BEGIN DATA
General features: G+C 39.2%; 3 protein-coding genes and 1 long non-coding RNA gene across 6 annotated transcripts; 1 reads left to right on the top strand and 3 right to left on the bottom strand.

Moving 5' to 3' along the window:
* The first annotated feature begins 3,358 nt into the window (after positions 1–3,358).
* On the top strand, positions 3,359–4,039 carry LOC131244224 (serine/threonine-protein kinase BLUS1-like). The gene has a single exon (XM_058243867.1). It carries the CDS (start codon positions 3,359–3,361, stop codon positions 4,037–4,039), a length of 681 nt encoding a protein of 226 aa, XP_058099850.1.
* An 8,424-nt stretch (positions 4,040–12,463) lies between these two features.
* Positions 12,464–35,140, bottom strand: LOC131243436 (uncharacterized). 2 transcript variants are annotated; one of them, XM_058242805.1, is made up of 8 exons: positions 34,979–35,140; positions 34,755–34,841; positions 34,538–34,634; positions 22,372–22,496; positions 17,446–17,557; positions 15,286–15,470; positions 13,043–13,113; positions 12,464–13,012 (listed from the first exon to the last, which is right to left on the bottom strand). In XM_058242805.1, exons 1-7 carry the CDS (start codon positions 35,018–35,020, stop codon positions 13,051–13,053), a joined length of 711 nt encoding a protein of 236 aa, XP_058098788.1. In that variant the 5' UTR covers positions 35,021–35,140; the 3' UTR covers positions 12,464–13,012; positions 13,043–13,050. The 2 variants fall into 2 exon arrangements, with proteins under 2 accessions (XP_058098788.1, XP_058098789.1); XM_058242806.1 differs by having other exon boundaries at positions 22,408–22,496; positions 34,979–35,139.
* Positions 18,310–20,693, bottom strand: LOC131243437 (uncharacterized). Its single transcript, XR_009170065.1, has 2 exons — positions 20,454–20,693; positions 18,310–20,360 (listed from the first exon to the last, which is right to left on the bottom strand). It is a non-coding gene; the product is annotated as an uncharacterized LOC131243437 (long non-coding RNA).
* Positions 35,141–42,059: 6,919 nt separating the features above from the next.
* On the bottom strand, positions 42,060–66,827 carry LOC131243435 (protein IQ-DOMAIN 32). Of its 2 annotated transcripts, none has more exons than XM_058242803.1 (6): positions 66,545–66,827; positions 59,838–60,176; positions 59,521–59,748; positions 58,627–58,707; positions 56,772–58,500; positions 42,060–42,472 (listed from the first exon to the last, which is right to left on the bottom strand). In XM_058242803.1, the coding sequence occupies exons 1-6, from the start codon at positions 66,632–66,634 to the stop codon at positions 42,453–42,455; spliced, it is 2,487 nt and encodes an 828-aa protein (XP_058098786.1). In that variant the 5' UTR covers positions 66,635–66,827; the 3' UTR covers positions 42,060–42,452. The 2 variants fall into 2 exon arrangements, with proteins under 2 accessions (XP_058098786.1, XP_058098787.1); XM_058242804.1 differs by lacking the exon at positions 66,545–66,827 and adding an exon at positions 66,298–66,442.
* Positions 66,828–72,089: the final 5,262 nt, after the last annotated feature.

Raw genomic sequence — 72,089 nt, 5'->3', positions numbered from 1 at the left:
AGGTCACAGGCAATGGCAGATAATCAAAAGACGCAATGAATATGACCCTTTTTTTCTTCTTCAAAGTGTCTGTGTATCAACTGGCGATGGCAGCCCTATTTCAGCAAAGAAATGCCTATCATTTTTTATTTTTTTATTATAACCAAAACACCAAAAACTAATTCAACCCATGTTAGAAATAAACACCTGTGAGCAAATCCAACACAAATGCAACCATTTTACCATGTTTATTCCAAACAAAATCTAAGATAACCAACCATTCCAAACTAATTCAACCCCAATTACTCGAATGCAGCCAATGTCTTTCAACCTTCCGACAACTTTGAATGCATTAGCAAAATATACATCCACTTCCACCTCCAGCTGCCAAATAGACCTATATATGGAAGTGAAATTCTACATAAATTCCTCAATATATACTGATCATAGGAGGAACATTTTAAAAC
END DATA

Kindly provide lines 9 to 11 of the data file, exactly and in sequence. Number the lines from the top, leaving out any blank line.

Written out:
* On the bottom strand, positions 42,060–66,827 carry LOC131243435 (protein IQ-DOMAIN 32). Of its 2 annotated transcripts, none has more exons than XM_058242803.1 (6): positions 66,545–66,827; positions 59,838–60,176; positions 59,521–59,748; positions 58,627–58,707; positions 56,772–58,500; positions 42,060–42,472 (listed from the first exon to the last, which is right to left on the bottom strand). In XM_058242803.1, the coding sequence occupies exons 1-6, from the start codon at positions 66,632–66,634 to the stop codon at positions 42,453–42,455; spliced, it is 2,487 nt and encodes an 828-aa protein (XP_058098786.1). In that variant the 5' UTR covers positions 66,635–66,827; the 3' UTR covers positions 42,060–42,452. The 2 variants fall into 2 exon arrangements, with proteins under 2 accessions (XP_058098786.1, XP_058098787.1); XM_058242804.1 differs by lacking the exon at positions 66,545–66,827 and adding an exon at positions 66,298–66,442.
* Positions 66,828–72,089: the final 5,262 nt, after the last annotated feature.

Raw genomic sequence — 72,089 nt, 5'->3', positions numbered from 1 at the left: